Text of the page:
Nightly News | October 23, 2011
LESTER HOLT, anchor: Well, one game they won't be playing any time soon, NBA basketball . With the lockout continuing and no new talks scheduled between the players and management, the prospects for an NBA season are not looking good. And that has many people fearing a devastating economic ripple effect. NBC 's Mike Taibbi has more on that for us tonight.
MIKE TAIBBI reporting: An empty Quicken Loans Arena , home of Cleveland's Cavaliers . Headlines talking about the city losing millions in a shortened season , and about ordinary workers contemplating the worst, workers like those at the Harry Buffalo Bar near the arena.
Ms. CAITLIN CASSIDY (Harry Buffalo Bar Manager): It'll be a long winter if there is no season .
TAIBBI: And that possibility grows more likely by the day. The stalemated talks between team owners and the players they've locked out are now dependent on mediation as a last hope. The first two weeks of the season already canceled with the ax poised for another whack.
DARREN ROVELL reporting: In the next couple of days, the NBA could cancel what would then be the entire first month of the season .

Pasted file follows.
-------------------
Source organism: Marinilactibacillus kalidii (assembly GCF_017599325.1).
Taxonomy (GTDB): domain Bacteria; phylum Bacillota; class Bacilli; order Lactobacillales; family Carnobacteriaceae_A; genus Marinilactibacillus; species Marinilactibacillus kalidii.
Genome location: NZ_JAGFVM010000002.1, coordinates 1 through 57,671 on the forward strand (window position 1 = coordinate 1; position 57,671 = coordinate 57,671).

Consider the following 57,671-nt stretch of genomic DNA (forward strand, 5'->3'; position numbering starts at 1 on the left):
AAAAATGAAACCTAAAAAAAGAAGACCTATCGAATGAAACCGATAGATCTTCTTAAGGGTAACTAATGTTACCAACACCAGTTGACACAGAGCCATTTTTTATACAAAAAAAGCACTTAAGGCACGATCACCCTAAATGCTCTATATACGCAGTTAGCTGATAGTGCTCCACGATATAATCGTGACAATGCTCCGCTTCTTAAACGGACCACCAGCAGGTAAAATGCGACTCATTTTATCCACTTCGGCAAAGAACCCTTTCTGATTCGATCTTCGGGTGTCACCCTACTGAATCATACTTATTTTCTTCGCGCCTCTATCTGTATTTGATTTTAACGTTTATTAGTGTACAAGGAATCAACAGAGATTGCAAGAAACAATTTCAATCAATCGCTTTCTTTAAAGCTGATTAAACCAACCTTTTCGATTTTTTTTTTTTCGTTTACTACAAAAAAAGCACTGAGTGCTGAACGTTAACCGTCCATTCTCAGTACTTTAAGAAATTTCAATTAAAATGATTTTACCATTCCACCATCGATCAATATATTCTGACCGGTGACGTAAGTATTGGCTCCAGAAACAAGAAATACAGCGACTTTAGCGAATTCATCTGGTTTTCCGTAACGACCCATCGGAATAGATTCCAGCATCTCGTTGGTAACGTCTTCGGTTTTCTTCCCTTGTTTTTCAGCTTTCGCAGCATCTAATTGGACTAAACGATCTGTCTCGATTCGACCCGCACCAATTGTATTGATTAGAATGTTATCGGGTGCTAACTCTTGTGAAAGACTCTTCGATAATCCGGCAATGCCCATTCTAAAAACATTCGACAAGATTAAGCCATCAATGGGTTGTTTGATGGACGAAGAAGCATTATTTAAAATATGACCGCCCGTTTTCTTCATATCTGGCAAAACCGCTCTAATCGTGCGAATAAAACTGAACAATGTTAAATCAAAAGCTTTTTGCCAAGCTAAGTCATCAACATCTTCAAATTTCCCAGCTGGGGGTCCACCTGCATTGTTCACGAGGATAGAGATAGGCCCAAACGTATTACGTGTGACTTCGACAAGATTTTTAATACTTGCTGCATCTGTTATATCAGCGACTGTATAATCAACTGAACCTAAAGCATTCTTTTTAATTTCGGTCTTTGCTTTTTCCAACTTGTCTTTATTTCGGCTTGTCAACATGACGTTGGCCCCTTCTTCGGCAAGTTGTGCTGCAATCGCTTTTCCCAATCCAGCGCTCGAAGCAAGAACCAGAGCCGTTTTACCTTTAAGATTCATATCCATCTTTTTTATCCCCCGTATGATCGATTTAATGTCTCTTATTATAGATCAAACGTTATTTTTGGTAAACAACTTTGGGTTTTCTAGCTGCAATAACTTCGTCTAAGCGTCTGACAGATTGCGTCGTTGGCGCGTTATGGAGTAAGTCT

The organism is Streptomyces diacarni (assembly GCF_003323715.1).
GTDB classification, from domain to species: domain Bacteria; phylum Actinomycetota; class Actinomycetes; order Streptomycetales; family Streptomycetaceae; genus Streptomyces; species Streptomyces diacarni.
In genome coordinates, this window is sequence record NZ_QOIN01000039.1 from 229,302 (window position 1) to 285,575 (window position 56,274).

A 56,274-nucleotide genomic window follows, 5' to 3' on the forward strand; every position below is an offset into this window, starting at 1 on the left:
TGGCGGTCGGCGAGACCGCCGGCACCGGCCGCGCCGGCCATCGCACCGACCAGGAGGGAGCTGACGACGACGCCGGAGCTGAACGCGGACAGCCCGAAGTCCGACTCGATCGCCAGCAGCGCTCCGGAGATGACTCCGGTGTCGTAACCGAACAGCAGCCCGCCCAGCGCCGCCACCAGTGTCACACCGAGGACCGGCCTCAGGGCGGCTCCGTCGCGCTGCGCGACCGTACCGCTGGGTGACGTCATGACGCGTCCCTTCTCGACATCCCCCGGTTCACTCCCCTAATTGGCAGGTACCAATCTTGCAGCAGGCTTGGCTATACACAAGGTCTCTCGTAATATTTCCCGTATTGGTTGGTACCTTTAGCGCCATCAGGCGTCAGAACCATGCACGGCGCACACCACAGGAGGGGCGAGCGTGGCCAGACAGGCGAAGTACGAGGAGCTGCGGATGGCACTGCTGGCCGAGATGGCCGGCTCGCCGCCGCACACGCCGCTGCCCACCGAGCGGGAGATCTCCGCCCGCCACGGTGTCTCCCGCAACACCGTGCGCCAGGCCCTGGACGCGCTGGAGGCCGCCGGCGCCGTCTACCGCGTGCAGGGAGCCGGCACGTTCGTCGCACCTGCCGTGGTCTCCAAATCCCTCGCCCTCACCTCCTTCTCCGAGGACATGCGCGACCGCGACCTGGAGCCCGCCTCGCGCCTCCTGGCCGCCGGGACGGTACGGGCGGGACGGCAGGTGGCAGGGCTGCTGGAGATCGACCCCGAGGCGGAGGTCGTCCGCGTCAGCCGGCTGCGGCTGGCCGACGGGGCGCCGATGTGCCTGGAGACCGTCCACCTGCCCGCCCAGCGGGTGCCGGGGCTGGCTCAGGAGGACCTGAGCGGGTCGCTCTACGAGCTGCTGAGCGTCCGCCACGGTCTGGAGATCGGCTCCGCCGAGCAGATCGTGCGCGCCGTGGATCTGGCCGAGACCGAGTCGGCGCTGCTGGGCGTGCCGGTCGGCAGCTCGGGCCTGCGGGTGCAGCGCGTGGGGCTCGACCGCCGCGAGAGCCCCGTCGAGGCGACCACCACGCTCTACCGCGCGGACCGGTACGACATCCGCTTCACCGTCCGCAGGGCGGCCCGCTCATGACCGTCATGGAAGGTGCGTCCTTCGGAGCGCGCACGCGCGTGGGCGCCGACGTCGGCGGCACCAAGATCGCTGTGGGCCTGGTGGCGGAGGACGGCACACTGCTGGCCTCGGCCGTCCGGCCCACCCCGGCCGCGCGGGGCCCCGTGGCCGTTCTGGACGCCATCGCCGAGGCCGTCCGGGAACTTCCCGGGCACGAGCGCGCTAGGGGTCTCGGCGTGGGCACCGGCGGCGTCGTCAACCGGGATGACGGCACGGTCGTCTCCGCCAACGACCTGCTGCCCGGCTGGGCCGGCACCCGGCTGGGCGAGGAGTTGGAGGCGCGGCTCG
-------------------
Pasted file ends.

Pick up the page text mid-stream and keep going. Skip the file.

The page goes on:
TAIBBI: A shortened or even canceled season would not have much effect on NBA cities like New York , whose Knicks are only one attraction in a city filled with sports and entertainment options. In fact, economists say the threat of a lost NBA season is less of a story than the averted loss of the NFL season because pro hoops is a smaller and less popular sport.
Mr. DENNIS COATES (University of Maryland, Baltimore County): It'll be a drop in the bucket. It's just -- the industry is too small.
TAIBBI: But it's not a drop in the bucket to Rovell 's Twitter followers who say they need their NBA related jobs "to pay my mortgage," "pay for college," or "a monthly car payment."
ROVELL: And that's really the sad part here.
TAIBBI: Sad, too, that while this is a fight between billionaires and millionaires.
Unidentified Man #1: A lot of rich people fighting for more money.
TAIBBI: Those rich protagonists also have much to lose. Twenty-two of 28 team owners already operate in the red and megasalary players could lose a big hunk of careers that average less than five seasons. And then there's the fan. Remember him?
Unidentified Man #2: Now I can't see those players play, it's like, ah, it's part of my life's missing.
TAIBBI: Missing until further notice. Mike Taibbi , NBC News, New York.